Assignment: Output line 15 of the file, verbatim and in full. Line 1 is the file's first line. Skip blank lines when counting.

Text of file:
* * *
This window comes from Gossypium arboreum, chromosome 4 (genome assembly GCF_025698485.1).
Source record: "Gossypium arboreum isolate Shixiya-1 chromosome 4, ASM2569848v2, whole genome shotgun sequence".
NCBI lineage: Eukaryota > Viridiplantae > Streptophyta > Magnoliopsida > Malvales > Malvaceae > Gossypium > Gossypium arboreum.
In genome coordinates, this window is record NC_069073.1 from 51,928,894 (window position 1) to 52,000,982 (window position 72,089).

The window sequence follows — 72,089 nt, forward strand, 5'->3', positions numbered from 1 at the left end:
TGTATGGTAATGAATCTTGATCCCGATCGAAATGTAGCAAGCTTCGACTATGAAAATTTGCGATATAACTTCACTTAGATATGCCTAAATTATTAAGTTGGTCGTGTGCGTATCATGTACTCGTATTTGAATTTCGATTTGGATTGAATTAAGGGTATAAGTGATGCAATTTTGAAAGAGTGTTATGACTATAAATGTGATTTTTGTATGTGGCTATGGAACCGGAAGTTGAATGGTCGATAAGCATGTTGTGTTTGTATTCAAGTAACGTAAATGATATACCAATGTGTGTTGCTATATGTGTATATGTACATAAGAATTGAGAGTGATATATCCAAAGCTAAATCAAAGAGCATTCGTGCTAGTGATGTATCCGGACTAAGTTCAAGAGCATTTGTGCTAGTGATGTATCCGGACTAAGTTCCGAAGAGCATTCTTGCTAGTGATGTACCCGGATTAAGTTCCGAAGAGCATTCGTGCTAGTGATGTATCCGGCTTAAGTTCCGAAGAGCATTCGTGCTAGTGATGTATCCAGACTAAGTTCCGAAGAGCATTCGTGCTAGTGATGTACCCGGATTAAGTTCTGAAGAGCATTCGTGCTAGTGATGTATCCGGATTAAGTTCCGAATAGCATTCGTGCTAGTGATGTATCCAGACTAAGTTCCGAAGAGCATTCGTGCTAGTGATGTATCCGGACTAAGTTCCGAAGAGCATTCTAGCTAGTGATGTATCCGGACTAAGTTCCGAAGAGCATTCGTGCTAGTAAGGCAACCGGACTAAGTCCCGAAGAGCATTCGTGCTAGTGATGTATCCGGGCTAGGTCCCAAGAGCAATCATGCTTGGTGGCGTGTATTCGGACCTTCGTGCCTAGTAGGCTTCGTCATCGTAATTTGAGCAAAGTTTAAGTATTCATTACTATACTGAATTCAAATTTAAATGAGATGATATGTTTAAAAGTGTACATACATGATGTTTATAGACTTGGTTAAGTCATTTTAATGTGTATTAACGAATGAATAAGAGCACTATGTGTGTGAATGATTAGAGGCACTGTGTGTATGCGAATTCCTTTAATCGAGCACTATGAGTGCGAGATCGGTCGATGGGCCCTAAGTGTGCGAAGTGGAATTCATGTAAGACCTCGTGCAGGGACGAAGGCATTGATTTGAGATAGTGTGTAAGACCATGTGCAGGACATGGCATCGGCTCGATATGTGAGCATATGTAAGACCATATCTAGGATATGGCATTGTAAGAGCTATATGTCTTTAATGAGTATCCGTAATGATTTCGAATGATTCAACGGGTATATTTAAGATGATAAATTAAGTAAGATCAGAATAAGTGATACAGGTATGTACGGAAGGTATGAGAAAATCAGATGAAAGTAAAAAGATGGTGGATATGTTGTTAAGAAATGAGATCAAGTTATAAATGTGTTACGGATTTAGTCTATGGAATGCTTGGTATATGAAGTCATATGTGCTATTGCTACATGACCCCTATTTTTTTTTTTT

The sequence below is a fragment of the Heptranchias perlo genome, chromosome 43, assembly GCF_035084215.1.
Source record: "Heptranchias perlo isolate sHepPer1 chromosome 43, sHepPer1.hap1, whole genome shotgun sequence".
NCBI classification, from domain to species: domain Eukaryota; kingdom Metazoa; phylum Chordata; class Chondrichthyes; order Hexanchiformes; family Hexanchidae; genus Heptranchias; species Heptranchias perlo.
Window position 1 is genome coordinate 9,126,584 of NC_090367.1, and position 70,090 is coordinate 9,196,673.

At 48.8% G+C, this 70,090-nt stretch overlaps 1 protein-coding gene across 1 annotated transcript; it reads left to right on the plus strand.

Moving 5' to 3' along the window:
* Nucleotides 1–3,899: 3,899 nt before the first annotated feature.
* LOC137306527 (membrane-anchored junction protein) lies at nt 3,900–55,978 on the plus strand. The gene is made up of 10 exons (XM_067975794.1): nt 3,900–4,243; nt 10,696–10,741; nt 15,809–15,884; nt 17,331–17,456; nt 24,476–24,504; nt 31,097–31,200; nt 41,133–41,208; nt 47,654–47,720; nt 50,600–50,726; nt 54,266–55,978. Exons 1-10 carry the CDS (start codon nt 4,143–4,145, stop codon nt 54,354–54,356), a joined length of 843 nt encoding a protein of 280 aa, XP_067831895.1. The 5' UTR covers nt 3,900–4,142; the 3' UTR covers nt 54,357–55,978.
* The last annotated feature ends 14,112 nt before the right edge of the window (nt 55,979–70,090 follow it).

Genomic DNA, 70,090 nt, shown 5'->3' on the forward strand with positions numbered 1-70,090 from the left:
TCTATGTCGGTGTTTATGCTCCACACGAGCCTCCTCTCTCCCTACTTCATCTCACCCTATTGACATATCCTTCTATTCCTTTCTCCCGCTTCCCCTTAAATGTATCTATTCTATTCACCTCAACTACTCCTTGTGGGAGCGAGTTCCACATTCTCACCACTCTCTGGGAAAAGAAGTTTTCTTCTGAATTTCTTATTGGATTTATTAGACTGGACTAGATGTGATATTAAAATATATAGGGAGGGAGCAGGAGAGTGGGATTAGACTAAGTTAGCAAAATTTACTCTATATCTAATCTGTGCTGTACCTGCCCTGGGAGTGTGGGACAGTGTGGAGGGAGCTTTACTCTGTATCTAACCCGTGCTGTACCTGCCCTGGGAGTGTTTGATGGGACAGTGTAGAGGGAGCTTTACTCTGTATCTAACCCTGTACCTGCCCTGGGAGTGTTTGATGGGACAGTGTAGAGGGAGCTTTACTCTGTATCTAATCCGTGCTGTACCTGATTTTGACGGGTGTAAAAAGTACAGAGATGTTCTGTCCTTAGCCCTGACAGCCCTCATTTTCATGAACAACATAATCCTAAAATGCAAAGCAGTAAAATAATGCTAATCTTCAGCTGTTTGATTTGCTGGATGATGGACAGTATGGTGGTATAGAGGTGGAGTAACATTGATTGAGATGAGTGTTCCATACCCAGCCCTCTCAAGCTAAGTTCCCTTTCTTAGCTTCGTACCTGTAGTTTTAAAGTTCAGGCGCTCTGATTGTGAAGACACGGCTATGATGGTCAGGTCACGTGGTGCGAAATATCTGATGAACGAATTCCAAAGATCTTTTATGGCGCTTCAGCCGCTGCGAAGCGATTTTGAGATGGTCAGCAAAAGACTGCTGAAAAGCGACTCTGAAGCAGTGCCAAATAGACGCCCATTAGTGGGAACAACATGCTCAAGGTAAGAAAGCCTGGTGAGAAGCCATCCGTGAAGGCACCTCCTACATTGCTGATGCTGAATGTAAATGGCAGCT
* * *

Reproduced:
* The last annotated feature ends 14,112 nt before the right edge of the window (nt 55,979–70,090 follow it).